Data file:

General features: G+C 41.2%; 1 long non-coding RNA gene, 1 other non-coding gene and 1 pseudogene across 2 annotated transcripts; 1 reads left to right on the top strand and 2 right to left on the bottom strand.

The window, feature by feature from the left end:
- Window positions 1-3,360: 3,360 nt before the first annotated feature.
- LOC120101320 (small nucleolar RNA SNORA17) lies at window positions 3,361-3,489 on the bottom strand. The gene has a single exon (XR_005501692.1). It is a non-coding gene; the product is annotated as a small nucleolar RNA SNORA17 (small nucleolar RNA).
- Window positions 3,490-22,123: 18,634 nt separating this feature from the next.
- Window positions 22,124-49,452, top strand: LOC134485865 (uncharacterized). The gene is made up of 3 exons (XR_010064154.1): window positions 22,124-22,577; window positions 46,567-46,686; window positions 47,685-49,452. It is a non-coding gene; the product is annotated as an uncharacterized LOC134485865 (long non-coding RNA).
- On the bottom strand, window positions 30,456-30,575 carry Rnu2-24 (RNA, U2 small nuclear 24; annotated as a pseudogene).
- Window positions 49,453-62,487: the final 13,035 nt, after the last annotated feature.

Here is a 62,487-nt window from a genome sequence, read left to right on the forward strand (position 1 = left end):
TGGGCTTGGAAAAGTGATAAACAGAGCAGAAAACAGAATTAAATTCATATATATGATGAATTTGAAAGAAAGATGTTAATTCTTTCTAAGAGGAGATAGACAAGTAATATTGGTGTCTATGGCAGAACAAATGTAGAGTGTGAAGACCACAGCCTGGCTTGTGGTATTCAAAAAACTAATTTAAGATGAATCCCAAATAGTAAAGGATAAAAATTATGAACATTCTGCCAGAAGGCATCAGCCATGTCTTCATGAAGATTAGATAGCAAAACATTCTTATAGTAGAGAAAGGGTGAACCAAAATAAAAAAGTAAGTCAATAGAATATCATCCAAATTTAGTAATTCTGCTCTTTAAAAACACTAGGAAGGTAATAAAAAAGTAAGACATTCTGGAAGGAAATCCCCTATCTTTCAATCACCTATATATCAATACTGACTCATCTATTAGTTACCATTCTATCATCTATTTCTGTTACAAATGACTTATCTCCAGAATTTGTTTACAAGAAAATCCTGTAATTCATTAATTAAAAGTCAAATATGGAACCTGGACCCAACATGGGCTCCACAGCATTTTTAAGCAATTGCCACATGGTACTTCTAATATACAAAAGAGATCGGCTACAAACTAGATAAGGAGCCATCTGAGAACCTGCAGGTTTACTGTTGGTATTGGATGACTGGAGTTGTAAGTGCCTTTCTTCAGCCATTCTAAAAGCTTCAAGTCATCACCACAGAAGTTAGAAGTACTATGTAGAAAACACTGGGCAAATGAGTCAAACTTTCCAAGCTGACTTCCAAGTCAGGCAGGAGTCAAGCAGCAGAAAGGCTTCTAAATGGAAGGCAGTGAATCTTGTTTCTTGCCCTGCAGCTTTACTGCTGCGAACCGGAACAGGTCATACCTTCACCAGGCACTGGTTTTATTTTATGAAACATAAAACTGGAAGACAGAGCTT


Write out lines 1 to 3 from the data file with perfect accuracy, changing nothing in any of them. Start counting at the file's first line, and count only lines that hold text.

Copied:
General features: G+C 41.2%; 1 long non-coding RNA gene, 1 other non-coding gene and 1 pseudogene across 2 annotated transcripts; 1 reads left to right on the top strand and 2 right to left on the bottom strand.

The window, feature by feature from the left end:
- Window positions 1-3,360: 3,360 nt before the first annotated feature.